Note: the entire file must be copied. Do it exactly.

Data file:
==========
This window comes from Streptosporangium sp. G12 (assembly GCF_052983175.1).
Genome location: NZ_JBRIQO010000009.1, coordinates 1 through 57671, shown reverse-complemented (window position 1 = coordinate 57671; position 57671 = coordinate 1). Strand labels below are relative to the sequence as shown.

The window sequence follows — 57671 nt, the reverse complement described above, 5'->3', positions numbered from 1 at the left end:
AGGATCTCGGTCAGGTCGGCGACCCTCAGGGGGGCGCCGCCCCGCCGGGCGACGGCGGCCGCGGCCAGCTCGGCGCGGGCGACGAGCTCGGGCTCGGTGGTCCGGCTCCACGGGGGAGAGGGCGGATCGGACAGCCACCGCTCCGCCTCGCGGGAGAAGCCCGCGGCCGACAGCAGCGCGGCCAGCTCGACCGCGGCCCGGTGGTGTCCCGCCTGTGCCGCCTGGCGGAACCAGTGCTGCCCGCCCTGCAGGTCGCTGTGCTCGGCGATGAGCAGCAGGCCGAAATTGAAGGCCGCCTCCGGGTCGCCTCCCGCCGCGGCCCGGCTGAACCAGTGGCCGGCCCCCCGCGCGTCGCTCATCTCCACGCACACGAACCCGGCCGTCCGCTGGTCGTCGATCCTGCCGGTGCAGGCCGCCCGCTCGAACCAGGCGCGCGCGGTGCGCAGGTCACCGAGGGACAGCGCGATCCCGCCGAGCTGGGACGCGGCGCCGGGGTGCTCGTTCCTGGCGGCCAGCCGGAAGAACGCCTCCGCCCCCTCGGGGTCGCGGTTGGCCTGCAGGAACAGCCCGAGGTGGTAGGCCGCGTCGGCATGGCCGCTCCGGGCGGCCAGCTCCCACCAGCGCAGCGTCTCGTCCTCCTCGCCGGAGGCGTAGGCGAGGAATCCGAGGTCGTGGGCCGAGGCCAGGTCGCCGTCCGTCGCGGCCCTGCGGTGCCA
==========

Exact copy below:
This window comes from Streptosporangium sp. G12 (assembly GCF_052983175.1).
Genome location: NZ_JBRIQO010000009.1, coordinates 1 through 57671, shown reverse-complemented (window position 1 = coordinate 57671; position 57671 = coordinate 1). Strand labels below are relative to the sequence as shown.

The window sequence follows — 57671 nt, the reverse complement described above, 5'->3', positions numbered from 1 at the left end:
AGGATCTCGGTCAGGTCGGCGACCCTCAGGGGGGCGCCGCCCCGCCGGGCGACGGCGGCCGCGGCCAGCTCGGCGCGGGCGACGAGCTCGGGCTCGGTGGTCCGGCTCCACGGGGGAGAGGGCGGATCGGACAGCCACCGCTCCGCCTCGCGGGAGAAGCCCGCGGCCGACAGCAGCGCGGCCAGCTCGACCGCGGCCCGGTGGTGTCCCGCCTGTGCCGCCTGGCGGAACCAGTGCTGCCCGCCCTGCAGGTCGCTGTGCTCGGCGATGAGCAGCAGGCCGAAATTGAAGGCCGCCTCCGGGTCGCCTCCCGCCGCGGCCCGGCTGAACCAGTGGCCGGCCCCCCGCGCGTCGCTCATCTCCACGCACACGAACCCGGCCGTCCGCTGGTCGTCGATCCTGCCGGTGCAGGCCGCCCGCTCGAACCAGGCGCGCGCGGTGCGCAGGTCACCGAGGGACAGCGCGATCCCGCCGAGCTGGGACGCGGCGCCGGGGTGCTCGTTCCTGGCGGCCAGCCGGAAGAACGCCTCCGCCCCCTCGGGGTCGCGGTTGGCCTGCAGGAACAGCCCGAGGTGGTAGGCCGCGTCGGCATGGCCGCTCCGGGCGGCCAGCTCCCACCAGCGCAGCGTCTCGTCCTCCTCGCCGGAGGCGTAGGCGAGGAATCCGAGGTCGTGGGCCGAGGCCAGGTCGCCGTCCGTCGCGGCCCTGCGGTGCCA